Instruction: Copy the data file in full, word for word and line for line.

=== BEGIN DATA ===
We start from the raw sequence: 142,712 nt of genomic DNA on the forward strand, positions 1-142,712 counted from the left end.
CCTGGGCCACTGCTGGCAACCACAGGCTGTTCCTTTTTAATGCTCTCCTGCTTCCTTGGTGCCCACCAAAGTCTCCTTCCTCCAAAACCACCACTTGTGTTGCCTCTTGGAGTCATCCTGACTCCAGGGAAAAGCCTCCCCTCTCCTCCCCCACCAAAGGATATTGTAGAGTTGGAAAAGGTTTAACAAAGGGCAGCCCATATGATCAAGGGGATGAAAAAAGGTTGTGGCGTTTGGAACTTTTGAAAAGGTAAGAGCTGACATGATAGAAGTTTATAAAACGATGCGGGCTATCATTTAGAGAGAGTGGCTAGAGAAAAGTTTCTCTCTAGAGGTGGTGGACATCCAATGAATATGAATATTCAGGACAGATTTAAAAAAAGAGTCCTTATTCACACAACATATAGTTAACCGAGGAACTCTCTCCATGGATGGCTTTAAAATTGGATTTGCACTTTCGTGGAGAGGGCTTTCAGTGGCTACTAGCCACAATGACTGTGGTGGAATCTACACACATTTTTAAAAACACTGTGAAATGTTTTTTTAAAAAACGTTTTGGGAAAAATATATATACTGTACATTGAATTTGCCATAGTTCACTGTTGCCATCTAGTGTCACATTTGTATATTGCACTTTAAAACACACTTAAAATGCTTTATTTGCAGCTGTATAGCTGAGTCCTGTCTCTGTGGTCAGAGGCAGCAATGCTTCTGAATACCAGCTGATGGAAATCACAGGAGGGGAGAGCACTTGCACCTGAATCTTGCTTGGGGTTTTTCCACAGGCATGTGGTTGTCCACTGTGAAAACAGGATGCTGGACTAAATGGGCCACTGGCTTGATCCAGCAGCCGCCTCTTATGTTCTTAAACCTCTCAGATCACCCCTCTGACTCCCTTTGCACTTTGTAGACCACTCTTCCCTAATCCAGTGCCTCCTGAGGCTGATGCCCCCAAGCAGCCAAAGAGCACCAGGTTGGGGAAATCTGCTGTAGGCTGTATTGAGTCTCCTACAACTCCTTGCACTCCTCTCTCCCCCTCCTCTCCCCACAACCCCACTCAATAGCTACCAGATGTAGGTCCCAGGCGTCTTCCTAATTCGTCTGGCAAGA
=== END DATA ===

We start from the raw sequence: 142,712 nt of genomic DNA on the forward strand, positions 1-142,712 counted from the left end.
CCTGGGCCACTGCTGGCAACCACAGGCTGTTCCTTTTTAATGCTCTCCTGCTTCCTTGGTGCCCACCAAAGTCTCCTTCCTCCAAAACCACCACTTGTGTTGCCTCTTGGAGTCATCCTGACTCCAGGGAAAAGCCTCCCCTCTCCTCCCCCACCAAAGGATATTGTAGAGTTGGAAAAGGTTTAACAAAGGGCAGCCCATATGATCAAGGGGATGAAAAAAGGTTGTGGCGTTTGGAACTTTTGAAAAGGTAAGAGCTGACATGATAGAAGTTTATAAAACGATGCGGGCTATCATTTAGAGAGAGTGGCTAGAGAAAAGTTTCTCTCTAGAGGTGGTGGACATCCAATGAATATGAATATTCAGGACAGATTTAAAAAAAGAGTCCTTATTCACACAACATATAGTTAACCGAGGAACTCTCTCCATGGATGGCTTTAAAATTGGATTTGCACTTTCGTGGAGAGGGCTTTCAGTGGCTACTAGCCACAATGACTGTGGTGGAATCTACACACATTTTTAAAAACACTGTGAAATGTTTTTTTAAAAAACGTTTTGGGAAAAATATATATACTGTACATTGAATTTGCCATAGTTCACTGTTGCCATCTAGTGTCACATTTGTATATTGCACTTTAAAACACACTTAAAATGCTTTATTTGCAGCTGTATAGCTGAGTCCTGTCTCTGTGGTCAGAGGCAGCAATGCTTCTGAATACCAGCTGATGGAAATCACAGGAGGGGAGAGCACTTGCACCTGAATCTTGCTTGGGGTTTTTCCACAGGCATGTGGTTGTCCACTGTGAAAACAGGATGCTGGACTAAATGGGCCACTGGCTTGATCCAGCAGCCGCCTCTTATGTTCTTAAACCTCTCAGATCACCCCTCTGACTCCCTTTGCACTTTGTAGACCACTCTTCCCTAATCCAGTGCCTCCTGAGGCTGATGCCCCCAAGCAGCCAAAGAGCACCAGGTTGGGGAAATCTGCTGTAGGCTGTATTGAGTCTCCTACAACTCCTTGCACTCCTCTCTCCCCCTCCTCTCCCCACAACCCCACTCAATAGCTACCAGATGTAGGTCCCAGGCGTCTTCCTAATTCGTCTGGCAAGA